LADEEEZ AND GENTLEMEN, STILL THE CHAMPION: BETHPAGE STATE PAAAAAARRRRRKKKKKK!!!
That was our ring announcer voice, thank you very much. It’s hard to argue with the 5-course package on inner Long Island that Bethpage offers. State residents pay, on average, $40 to play the Green, Yellow and Blue courses, $45 to play the Red, and $70 to tee it up on the foreboding Black. Add it up, and 5 world-class rounds set you back a pithy $235. For out of state guests, the number jumps to $350 for all 5. That’s in the neighborhood of the freight for 1 round at Bandon Dunes, Sand Valley, and Whistling Straits. It’s half the cost of a round at Pebble Beach or one of that ultra-fancy, Las Vegas preserves. If you look hard enough and plan well enough, you’ll golf splendidly, with cash left over for vittles and souvenirs.
Wondering where else you might find such a municipal deal? All across the wide expanse of the USA. All it takes is some planning and patience. The best part? You’ll see more of America than you ever thought possible. We did the digging to get you started. Have a look.
For a smallish state, the Nutmeg state has a sizable offering for municipal golfers. From Harris and Brennan in the southwest to Wintonbury Hills in the north, to Shennecossett in the east, attention was poured into golf from the New York and Massachusetts borders, to the Atlantic ocean. Richter Park and Stanley regularly feature in Best Of listings, while Keney Park, Hunter, and Timberlin give Hartford and Middletown-area golfers three more excellent choices.
Who hasn’t heard of Tacoma’s Chambers Bay? Site of the 2015 US Open, remember? Add nearby Gold Mountain in Bremerton, and you have quite the 1-2 punch for SeaTac municipal golf. A dozen more munis await across the state, although the majority are found to the west of the state’s north-south mountain range.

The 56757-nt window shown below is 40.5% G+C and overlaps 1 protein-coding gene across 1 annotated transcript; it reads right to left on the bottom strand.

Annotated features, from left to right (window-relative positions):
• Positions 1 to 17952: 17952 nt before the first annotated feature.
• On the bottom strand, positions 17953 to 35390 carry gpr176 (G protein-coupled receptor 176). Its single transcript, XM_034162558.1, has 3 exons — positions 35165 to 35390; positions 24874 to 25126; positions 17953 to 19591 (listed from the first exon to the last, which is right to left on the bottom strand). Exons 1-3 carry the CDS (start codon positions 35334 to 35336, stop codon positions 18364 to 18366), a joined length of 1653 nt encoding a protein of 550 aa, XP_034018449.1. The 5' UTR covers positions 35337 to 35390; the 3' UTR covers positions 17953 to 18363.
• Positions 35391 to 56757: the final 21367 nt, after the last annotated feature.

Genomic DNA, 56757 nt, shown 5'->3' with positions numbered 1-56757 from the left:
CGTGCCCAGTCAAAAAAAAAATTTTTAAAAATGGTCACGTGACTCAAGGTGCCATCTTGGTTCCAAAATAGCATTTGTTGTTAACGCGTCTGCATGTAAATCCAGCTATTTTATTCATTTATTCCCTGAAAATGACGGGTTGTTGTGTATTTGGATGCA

As one might expect from this massive and diverse state, the municipal golf offerings mirror in mass and diversity. From the Torrey Pines and Coronado courses near San Diego in the south to the city courses of San Francisco and Sacramento in the north, famous architects left their mark on publicly-funded golf in the Golden state. Leave the coast and head inland, and the desert areas offer their fair share of muni golf. Desert Willow and Palm Desert in the latter’s eponymous city are two examples of government-run golf that keep up with their ritzier neighbors when it comes to service and playing conditions.
While Dan Jenkins’ Goat Hills (in this life, Worth Hills) may be long gone from Fort Worth, Meadowbrook and Pecan Valley remain. No, old-timer, not the Pecan Valley in San Antonio, where Julius Boros won the PGA. Still, this one’s a muni and a fine one at that. Houston thinks the world of its Memorial Park, so much so that it retained Tom Doak and Mike Nuzzo to rework it for the PGA Tour pros, beginning in 2020. Way out in El Paso, nearly to New Mexico, you find Butterfield Trail. It’s a long way to go for one golf course, but we’ve played it and it’s hard to pass up. If you’ve never driven across Texas, either horizontally or vertically, consider it. Imagine California from top to bottom, but stretched out at the waist.
There are eight courses in the Chicago District coterie, but it’s the if…maybe about one of them that generates all the buzz. That story about Tiger Woods and the redevelopment of Jackson Park, a la Houston and its Memorial Park, into a tour course? Yup, that’s the PR juice. The real story in Chicago municipal golf is the Canal Shores golf course. It’s up in Evanston, but it is a grass-roots refurbishment, done by local volunteers and headed up by Jason Way. If your local muni had an operation like this, it would never want for golfers. Can’t wait to see the final, home-grown product.
There’s a lot of municipal golf in the Boston area, but you have to leave the city to get there, or at least, depart from downtown. George Wright is the go-to place to play; locals say it could be Bethpaged and a tour-quality event played there. All it needs is love. Adjacent to The Country Club in Brookline is the Robert Lynch muni, with similar topography and routing to its fabled neighbor. Legend has it, Lynch (nee Putteham Meadows) is the inspiration for Rick Reilly’s Ponkapoag, the lesser-valued neighbor of The Mayflower. No matter, architects Stiles and Van Kleek made it fun and challenging to play.
Hob-nob with the locals, rub elbows with the folks who push their carts and know a good deal when they find one. In addition, they support their local town, city, county, state, what have you. Muni golf is where it’s at. Get on the train today.